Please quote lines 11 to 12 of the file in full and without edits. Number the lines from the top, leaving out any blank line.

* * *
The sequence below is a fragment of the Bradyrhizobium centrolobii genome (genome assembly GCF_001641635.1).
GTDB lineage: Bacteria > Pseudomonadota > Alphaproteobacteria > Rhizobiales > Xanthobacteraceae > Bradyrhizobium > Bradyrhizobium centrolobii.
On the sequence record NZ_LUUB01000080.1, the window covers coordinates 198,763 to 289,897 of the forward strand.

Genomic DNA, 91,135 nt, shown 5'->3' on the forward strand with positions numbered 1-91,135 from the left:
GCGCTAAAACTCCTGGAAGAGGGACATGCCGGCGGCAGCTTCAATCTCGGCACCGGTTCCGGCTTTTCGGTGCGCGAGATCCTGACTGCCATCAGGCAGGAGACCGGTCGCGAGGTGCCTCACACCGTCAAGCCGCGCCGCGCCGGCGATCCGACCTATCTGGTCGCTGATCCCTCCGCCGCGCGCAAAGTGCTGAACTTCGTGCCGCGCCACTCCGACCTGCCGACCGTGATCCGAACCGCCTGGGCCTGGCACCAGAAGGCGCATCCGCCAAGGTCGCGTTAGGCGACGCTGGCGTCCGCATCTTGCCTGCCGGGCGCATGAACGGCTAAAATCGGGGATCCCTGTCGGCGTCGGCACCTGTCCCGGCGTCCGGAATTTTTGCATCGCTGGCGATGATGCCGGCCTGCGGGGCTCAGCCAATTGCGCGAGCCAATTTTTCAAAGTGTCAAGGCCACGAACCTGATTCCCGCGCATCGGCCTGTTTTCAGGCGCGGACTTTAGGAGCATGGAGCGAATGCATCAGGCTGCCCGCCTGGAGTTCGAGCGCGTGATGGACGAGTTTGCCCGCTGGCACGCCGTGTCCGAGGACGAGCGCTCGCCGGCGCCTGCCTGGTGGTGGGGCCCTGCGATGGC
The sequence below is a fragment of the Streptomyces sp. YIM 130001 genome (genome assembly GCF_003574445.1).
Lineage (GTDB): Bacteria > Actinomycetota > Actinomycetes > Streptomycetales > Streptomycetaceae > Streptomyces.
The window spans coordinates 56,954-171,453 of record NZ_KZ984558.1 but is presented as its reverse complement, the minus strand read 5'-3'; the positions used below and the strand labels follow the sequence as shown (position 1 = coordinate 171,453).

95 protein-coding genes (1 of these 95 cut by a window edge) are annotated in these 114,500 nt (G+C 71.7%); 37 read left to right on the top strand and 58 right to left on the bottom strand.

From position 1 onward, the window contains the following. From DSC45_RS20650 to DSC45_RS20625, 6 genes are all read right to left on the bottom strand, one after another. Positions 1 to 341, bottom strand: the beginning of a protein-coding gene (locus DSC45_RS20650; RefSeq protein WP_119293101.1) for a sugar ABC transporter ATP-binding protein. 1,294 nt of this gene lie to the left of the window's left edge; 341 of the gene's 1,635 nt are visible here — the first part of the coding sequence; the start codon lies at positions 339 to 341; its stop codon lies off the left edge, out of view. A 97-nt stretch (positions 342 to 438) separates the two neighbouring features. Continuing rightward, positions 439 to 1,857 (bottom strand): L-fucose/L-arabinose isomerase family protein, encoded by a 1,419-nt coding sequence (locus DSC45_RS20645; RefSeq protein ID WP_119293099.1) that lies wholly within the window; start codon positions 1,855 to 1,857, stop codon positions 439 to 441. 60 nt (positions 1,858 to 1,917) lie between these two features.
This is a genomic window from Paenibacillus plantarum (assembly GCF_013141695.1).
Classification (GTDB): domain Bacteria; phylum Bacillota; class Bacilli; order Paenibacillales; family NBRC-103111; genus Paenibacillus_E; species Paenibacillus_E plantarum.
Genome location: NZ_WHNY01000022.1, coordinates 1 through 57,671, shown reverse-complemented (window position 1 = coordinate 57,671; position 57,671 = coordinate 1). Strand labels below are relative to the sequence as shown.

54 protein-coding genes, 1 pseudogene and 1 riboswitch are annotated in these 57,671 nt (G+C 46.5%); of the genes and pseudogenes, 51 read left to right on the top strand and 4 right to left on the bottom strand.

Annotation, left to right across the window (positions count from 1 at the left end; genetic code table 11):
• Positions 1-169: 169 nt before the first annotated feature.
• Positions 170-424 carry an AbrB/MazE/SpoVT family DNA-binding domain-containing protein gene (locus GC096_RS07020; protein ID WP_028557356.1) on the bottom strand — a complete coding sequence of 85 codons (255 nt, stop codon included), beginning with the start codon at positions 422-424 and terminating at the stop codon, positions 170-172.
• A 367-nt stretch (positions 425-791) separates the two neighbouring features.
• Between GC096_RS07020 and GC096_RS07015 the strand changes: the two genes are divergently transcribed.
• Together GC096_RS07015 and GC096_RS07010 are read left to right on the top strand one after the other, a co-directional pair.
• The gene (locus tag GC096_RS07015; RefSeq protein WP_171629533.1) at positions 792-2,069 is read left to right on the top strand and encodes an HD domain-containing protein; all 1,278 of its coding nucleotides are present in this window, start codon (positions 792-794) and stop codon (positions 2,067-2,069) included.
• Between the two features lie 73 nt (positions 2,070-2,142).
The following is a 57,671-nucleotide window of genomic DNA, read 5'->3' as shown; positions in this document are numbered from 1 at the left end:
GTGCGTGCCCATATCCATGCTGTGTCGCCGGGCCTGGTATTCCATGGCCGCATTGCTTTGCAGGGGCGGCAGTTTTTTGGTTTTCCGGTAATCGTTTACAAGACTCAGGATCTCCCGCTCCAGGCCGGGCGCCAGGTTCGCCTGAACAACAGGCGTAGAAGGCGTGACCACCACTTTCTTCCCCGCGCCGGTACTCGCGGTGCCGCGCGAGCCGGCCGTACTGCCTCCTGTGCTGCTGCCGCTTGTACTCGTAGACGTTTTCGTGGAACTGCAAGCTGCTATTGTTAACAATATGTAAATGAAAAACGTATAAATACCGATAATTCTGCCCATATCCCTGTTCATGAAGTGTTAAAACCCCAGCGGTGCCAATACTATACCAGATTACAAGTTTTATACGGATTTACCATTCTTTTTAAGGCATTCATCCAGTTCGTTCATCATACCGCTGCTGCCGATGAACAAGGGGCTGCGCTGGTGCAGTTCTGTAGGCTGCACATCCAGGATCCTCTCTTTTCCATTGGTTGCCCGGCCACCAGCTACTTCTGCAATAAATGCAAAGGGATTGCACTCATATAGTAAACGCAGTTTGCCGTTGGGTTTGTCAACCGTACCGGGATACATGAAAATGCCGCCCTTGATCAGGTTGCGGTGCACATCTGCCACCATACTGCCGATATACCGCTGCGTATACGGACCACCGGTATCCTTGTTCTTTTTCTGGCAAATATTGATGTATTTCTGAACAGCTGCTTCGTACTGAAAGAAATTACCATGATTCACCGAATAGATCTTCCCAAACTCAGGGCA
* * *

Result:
This is a genomic window from Paenibacillus plantarum (assembly GCF_013141695.1).
Classification (GTDB): domain Bacteria; phylum Bacillota; class Bacilli; order Paenibacillales; family NBRC-103111; genus Paenibacillus_E; species Paenibacillus_E plantarum.